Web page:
A brief summary of the essential family law news and cases from the last week:

The Civil Jurisdiction and Judgments (Civil and Family) (Amendment) (EU Exit) Regulations 2019
These Regulations are made in order to address failures of retained EU law to operate effectively and other deficiencies in retained EU law arising from the withdrawal of the UK from the European Union. Statutory Instrument.

Queen’s Speech: Johnson puts law and order issues at forefront
Crime and justice policies [including divorce reform] were placed at the centre of the government’s agenda today as the Queen’s Speech set out its legislative priorities. Full story: Law Society Gazette.

‘One lawyer is enough’: family judge issues court guidance
Solicitors with cases being heard at Central Family Court have been told they do not always have to turn up with their barristers. Full story: Law Society Gazette.

C (A Child) (Schedule 2, Paragraph 19, Children Act 1989) [2019] EWCA Civ 1714 (17 October 2019)
Appeal by Local Authority against refusal to give the court's "approval" to the Local Authority arranging for child to live in Scotland in a residential home in which he had been placed. Full report: Bailii.

O (Committal: Legal Representation) [2019] EWCA Civ 1721 (17 October 2019)
Appeal against committal, following breach of order made in family proceedings. Appeal allowed, on basis that appellant wished to be represented, but was not. Full report: Bailii.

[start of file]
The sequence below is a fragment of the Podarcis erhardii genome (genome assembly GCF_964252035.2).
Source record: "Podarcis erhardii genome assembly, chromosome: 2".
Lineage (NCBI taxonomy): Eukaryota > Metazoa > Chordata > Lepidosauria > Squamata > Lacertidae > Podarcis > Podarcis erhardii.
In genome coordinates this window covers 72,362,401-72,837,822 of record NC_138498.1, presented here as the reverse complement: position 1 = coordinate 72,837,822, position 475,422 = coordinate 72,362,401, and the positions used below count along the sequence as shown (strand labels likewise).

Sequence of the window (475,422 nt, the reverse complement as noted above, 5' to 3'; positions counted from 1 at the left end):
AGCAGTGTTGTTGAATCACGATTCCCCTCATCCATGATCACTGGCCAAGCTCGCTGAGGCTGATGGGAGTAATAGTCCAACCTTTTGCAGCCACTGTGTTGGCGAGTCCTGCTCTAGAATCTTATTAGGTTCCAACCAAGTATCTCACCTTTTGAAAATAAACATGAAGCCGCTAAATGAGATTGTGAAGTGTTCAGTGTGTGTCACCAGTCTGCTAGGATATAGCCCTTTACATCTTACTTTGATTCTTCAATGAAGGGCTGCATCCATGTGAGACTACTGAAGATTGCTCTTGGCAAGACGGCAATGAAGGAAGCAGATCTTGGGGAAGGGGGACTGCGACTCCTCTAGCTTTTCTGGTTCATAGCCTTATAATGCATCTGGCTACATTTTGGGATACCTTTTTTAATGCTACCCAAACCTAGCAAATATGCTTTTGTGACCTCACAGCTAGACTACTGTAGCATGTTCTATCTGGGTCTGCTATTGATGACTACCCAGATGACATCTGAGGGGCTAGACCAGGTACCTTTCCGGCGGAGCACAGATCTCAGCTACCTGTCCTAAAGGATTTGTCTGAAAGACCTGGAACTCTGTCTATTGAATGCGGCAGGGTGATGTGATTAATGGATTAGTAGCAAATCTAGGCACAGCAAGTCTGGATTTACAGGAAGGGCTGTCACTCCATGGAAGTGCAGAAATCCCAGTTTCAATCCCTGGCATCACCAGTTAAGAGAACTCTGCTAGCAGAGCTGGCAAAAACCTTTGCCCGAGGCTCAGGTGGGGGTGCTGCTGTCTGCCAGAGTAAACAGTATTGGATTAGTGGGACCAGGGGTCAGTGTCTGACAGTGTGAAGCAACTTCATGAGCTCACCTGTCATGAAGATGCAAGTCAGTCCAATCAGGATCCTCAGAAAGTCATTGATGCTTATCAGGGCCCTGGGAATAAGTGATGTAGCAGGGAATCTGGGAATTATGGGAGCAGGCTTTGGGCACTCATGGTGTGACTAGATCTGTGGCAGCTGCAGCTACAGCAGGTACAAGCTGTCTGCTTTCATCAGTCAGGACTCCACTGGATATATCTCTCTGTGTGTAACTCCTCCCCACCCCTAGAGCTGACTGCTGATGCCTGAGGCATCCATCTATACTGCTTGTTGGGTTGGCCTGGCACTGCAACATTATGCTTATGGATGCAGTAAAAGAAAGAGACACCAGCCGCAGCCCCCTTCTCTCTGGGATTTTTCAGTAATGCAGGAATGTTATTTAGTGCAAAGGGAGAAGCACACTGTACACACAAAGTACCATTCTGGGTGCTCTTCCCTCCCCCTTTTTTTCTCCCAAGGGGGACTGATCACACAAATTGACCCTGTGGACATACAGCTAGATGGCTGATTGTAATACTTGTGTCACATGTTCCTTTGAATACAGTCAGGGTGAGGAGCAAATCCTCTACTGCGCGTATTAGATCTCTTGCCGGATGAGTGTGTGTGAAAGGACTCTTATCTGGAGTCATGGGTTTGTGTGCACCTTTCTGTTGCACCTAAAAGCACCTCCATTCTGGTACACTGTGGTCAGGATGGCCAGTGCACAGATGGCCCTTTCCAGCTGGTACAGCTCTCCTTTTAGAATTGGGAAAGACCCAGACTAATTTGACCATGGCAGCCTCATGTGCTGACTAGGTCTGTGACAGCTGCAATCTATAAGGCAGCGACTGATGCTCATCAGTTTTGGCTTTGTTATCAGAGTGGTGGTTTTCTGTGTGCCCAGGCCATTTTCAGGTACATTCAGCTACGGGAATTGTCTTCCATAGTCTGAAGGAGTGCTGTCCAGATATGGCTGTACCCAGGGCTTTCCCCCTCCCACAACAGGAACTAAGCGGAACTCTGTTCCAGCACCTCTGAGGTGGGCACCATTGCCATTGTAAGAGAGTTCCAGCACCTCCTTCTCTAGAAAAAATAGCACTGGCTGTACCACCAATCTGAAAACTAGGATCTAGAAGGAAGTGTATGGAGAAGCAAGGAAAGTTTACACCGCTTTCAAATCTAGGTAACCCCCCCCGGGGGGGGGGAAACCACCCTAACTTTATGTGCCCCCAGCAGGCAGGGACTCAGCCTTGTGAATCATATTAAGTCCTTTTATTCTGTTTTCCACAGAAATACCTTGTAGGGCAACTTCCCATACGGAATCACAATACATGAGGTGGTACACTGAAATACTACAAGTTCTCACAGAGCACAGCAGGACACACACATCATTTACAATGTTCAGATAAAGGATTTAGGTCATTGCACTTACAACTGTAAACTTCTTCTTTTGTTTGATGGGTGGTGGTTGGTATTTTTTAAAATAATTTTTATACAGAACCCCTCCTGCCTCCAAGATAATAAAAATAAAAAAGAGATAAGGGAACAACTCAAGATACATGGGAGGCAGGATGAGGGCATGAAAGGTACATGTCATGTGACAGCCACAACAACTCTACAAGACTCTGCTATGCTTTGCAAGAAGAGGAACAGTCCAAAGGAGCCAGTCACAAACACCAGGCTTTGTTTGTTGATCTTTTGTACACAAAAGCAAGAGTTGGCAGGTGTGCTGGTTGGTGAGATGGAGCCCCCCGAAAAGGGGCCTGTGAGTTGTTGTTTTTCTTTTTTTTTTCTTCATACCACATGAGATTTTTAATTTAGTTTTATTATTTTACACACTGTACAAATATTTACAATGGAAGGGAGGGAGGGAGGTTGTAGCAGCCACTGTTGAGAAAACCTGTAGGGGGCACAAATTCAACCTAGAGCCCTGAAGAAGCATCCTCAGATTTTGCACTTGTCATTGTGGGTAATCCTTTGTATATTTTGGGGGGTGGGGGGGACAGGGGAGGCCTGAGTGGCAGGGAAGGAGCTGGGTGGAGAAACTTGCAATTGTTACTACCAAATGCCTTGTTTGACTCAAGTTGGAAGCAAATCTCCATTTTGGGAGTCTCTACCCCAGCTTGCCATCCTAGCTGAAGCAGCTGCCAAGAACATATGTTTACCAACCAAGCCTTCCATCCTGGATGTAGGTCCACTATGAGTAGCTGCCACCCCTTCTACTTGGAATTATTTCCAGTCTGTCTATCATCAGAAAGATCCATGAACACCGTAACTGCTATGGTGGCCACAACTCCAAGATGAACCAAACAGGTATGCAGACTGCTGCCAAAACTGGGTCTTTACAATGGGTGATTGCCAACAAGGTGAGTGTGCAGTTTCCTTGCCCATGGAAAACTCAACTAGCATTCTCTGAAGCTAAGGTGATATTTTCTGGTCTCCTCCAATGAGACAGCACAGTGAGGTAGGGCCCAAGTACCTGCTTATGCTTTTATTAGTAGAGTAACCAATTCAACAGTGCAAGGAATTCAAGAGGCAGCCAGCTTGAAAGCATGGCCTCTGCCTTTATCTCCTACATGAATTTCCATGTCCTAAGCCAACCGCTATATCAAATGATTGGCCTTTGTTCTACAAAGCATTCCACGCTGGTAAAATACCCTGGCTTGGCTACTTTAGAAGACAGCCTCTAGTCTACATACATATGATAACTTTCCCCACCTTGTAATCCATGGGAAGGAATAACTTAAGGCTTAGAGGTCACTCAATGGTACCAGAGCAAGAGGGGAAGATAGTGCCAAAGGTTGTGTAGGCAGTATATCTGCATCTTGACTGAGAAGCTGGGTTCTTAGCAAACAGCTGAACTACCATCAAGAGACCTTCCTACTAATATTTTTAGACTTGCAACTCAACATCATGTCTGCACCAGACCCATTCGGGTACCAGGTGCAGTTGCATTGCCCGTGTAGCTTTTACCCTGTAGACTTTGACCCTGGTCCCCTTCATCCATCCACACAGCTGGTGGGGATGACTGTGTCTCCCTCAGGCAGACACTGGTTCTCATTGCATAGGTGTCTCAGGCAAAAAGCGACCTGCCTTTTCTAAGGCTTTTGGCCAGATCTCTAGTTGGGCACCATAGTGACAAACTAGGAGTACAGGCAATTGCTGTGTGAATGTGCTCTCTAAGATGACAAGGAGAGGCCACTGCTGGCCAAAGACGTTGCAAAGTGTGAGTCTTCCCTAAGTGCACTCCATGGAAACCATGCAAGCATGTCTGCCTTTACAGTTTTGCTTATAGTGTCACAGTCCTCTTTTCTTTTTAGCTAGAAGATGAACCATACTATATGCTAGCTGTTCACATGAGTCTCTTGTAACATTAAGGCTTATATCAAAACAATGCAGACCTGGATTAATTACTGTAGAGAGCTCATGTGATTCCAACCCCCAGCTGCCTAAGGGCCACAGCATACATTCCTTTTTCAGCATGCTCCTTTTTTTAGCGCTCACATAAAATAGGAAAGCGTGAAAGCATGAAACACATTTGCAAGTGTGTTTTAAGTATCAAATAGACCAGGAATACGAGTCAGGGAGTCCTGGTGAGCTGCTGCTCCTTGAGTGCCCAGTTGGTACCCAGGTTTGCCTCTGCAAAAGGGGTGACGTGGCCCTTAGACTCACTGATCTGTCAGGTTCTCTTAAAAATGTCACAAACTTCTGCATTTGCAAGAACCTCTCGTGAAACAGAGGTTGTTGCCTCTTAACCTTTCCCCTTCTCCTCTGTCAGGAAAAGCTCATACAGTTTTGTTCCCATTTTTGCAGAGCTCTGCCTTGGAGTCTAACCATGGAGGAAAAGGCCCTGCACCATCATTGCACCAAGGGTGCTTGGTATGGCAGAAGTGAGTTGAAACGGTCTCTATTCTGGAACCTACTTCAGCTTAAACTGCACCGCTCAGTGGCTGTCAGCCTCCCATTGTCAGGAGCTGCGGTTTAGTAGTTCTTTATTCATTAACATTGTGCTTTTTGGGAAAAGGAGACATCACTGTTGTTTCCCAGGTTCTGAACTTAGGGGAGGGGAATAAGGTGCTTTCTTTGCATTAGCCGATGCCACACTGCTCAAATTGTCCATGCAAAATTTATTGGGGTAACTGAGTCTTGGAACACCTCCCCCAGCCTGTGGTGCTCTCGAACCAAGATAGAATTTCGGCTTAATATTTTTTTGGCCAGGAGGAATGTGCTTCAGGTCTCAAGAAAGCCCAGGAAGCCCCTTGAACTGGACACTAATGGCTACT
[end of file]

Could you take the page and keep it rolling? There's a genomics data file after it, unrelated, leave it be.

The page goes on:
RH (Parental Alienation) [2019] EWHC 2723 (Fam) (03 October 2019)
Application by father to transfer care of 12 year old child to him. Application granted, following finding that mother had alienated child from his father. Full report: Bailii.

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Tuesday, October 15, 2019

Legal aid reforms trigger huge increase in parents seeking help from child contact centres

The number of parents self-referring directly to child contact centres has drastically risen in the last ten years, according to new figures released by the National Association of Child Contact Centres (NACCC).

Self-referrals from separating parents have risen astronomically from 3.7% of total referrals in 2009/10 to 35.8% in 2018/19, in the same period, referrals from solicitors have reduced from 67.8% to 21.9%. [1]

The stats released today are a clear indication of the consequences of legal aid reforms for families experiencing separation. 

The consultation process for legal aid reforms started in 2011 and came into force in 2013. Since then, legal aid for family law has only been available for a limited range of cases including domestic violence and international child abduction.[2]  

The NACCC accredits 350 centres nationwide run by around 4,000 volunteers and 1,000 staff. Over 17,000 children benefited from accredited services in the past year.

NACCC collected referral data from centres nationwide and found that in 2018/19, 3,879 self referrals were made out of a total referral number of 10,825 (35.8%) while solicitor referrals accounted for 2,375 (21.9%). This compares to 372 (3.7%) self referrals and 6,729 (67.8%) solicitor referrals in 2009/10 from a total of 9,925. [3]

Elizabeth Coe, Chief Executive, National Association of Child Contact Centres